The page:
President Barack Obama has promised Americans on multiple occasions that his health care plan would not cut benefits for Medicare enrollees. For example, on August 11th Obama promised: “I just want to be clear, again: Seniors who are listening here, this does not affect your benefits. This is not money going to you to pay for your benefits; this is money that is subsidizing folks who don’t need it.”

We pointed out at the time that Obama’s statement is simply not true. Yesterday, Associated Press reported:

The head of the nonpartisan Congressional Budget Office, Douglas Elmendorf, told senators Tuesday that seniors in Medicare’s managed care plans would see reduced benefits under a bill in the Finance Committee.

The bill would cut payments to the Medicare Advantage plans by more than $100 billion over 10 years.

Elmendorf said the changes would reduce the extra benefits that would be made available to beneficiaries.

Heritage fellow Bob Moffit details just what the benefits are, including:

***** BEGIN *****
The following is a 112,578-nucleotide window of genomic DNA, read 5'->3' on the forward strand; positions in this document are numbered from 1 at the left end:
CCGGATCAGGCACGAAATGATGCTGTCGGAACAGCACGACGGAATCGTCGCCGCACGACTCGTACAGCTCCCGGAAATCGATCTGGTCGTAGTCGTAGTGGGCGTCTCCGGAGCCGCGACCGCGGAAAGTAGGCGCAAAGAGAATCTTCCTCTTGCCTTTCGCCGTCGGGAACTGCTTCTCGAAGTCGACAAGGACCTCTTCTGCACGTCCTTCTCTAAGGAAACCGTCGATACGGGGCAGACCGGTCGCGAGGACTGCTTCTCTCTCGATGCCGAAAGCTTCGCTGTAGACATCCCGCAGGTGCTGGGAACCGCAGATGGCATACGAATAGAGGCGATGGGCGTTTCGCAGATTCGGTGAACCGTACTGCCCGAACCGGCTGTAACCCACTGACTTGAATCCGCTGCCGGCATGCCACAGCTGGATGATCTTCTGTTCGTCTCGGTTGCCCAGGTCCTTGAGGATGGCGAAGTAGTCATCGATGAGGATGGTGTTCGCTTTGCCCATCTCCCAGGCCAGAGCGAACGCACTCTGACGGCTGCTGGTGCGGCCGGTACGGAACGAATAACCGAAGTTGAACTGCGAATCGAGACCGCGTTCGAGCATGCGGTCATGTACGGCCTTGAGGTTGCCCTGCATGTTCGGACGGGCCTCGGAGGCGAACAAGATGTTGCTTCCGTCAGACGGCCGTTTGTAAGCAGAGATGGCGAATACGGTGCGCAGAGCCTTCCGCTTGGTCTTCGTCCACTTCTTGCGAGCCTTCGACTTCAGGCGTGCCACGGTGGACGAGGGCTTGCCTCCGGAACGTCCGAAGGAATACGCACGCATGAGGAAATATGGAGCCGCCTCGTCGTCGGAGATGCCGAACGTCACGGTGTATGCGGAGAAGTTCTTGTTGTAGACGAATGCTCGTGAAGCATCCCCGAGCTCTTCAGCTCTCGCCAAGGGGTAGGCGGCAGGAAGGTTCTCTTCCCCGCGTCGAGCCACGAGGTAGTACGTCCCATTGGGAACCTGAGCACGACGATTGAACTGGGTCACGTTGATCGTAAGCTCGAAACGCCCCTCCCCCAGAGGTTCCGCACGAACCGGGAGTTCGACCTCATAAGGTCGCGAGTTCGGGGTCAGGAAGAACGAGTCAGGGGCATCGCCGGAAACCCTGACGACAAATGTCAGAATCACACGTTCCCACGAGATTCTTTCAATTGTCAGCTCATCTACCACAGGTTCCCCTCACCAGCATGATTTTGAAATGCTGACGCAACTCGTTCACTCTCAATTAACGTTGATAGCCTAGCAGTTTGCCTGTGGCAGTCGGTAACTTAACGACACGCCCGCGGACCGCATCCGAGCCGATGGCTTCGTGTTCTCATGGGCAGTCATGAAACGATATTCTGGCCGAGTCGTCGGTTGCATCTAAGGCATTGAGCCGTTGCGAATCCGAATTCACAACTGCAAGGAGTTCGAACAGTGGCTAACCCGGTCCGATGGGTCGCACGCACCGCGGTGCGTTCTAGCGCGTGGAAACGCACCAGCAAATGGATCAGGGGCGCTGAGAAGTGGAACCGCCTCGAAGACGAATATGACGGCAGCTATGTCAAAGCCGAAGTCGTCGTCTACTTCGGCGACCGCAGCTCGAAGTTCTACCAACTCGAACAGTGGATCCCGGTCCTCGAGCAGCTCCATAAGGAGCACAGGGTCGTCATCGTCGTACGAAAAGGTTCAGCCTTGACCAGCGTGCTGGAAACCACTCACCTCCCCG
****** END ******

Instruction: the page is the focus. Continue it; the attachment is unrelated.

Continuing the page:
• prescription drug coverage
  • preventive-care services
  • coor­dinated care for chronic conditions
  • routine physical examinations
  • additional hospitalization
  • skilled nursing facility stays
  • routine eye and hearing examinations
  • glasses and hearing aids

Moffit continues:

Medicare Advantage has several features that are superior to previous private health plan experiments: an improvement in financing and a greater level of market penetration and stability than Medicare Plus Choice. Most important, it gives senior and disabled citizens new and different private health plan options, more affordable care, and broader and better benefits, including care management programs and prescrip­tion drug coverage.

While these Medicare Advantage features are substantial improvements over traditional Medi­care, the next stage of reform must also make the total program affordable, modernize its insurance arrangements, and improve the delivery of medical services.

For future generations to be able to afford Medi­care, the program will have to be restructured and reformed. For that reform to be successful, Con­gress will have to reform the existing payment sys­tem and provide a fixed-contribution system of premium support, properly adjusted, for each ben­eficiary.